Dartmouth to Start Fining Residents for Water Violations
DARTMOUTH — Officials in the town of Dartmouth are warning residents that as Bristol County remains in a critical drought, they will have to restrict their water use or face increasing penalties.
The ongoing drought affecting much of Massachusetts was listed last week as "critical" by the state and "extreme" by the U.S. Drought Monitor — and despite a bit of recent rain, the dry conditions continue.
This means that town officials are now required to take immediate water conservation measures, including enforcing bans on non-essential water use, according to the state.
Dartmouth's Select Board and Board of Public Works on Thursday issued a notice urging residents to start minimizing their water usage.
People and businesses within town lines are now required to stop all non-essential outdoor watering, according to the notice.
Filling swimming pools, and washing vehicles, boats, or hard surfaces like sidewalks, patios, siding, or driveways is also prohibited.
Residents and businesses that don't comply with the state requirements will find themselves facing increasing fines.
According to a document from the town's Board of Public Works, a first offense will earn a written warning, while the second offense earns a $50 fine.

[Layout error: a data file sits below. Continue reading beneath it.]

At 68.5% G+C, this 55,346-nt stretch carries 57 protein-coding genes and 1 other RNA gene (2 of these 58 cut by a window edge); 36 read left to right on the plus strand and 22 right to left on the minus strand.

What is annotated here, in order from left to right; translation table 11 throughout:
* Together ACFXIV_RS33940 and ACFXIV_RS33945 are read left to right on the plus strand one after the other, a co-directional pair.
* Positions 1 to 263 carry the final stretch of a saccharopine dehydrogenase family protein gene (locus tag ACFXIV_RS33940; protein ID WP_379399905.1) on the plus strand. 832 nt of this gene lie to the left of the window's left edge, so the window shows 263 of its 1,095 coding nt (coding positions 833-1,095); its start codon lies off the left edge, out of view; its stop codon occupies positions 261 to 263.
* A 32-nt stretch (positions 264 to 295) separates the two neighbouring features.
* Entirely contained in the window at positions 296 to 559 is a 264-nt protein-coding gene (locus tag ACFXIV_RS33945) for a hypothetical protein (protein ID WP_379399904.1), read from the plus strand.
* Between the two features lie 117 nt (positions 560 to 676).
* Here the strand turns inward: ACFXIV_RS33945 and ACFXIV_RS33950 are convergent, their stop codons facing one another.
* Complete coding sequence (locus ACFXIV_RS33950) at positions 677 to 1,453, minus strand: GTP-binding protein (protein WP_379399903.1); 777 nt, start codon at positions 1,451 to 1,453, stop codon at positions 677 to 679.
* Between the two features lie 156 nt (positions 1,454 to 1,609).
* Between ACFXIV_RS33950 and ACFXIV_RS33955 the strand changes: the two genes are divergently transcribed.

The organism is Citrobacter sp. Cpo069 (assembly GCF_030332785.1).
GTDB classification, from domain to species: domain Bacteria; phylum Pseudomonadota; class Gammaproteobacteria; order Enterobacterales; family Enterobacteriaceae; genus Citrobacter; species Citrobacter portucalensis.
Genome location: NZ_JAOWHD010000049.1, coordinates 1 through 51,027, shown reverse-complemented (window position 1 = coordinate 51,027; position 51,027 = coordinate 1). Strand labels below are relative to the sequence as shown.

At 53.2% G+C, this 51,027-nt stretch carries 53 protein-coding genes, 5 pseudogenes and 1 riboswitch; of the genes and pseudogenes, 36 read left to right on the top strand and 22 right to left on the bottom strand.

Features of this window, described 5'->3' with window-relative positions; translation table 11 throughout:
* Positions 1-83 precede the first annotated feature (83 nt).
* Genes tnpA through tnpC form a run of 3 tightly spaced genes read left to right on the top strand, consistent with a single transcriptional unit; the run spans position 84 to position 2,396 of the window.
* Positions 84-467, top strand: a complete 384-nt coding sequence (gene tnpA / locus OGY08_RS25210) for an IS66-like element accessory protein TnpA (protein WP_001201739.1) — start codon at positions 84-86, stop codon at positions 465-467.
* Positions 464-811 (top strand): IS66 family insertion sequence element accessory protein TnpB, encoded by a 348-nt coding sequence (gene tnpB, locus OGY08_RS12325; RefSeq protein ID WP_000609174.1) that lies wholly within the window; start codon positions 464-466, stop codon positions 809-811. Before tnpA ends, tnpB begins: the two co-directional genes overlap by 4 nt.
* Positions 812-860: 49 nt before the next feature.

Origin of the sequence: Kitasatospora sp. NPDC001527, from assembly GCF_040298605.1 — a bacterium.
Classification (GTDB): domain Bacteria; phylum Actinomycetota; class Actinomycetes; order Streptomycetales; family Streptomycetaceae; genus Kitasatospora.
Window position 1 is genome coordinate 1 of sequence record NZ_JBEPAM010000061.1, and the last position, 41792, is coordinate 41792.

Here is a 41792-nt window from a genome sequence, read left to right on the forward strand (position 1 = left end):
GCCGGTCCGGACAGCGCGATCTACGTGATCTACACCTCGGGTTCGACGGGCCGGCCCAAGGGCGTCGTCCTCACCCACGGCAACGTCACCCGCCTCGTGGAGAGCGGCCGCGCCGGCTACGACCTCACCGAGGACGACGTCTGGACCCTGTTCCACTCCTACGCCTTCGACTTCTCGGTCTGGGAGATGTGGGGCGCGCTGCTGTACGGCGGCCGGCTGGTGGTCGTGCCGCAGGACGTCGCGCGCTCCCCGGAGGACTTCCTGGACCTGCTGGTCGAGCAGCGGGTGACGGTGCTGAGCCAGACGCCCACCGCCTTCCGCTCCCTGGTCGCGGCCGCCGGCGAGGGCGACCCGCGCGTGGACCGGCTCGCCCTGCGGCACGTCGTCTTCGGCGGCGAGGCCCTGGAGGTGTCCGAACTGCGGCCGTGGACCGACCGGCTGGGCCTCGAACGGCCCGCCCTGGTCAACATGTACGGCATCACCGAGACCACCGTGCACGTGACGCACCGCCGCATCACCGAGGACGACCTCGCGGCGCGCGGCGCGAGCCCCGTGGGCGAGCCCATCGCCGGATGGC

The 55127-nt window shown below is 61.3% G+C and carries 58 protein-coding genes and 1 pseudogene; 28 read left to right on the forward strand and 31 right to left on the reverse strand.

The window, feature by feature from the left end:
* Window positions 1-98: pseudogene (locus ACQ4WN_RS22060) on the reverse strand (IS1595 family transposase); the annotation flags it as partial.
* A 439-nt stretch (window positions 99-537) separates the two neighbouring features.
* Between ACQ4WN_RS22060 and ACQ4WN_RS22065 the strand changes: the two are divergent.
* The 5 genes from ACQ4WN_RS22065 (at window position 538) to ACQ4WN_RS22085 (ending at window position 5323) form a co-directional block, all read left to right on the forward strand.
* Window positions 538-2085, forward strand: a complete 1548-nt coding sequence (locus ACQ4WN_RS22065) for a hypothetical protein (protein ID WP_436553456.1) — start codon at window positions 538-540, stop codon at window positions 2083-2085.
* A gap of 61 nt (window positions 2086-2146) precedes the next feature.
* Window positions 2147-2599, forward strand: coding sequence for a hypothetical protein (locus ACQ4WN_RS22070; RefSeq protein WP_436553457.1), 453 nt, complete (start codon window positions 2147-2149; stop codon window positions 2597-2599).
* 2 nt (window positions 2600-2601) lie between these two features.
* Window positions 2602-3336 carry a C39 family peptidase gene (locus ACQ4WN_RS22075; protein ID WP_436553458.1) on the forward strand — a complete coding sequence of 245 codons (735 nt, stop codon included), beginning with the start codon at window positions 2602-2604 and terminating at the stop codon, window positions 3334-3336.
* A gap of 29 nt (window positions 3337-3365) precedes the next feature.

After that, each additional offense will cost $50 more than the previous offense, so a third offense will result in a $100 fine, a fourth in a $150 fine and so on.
The town will also ban all installation of new sod, seeding, or landscaping.
"Even with recent rain, drought conditions are serious," the notice reads. "Dartmouth had only 0.20 inches of rain at the Chase Road treatment plant for the month of July."
A Massachusetts Department of Environmental Protection letter to the town dated Aug. 12 notes that despite some rain, the drought continues, with most of the state actually getting drier in the past week.
"Streamflows have been severely impacted across the Commonwealth, and there are now dry stream beds and ponding visible in many locations," the letter notes.
"All efforts to minimize water usage now will give our local water supply systems and natural habitats the best opportunity to rebound quickly, and will ensure that essential needs, such as drinking water and fire protection, can be met while the drought continues."
Those with questions are asked to contact the Dartmouth Water Department at (508) 999-0742.
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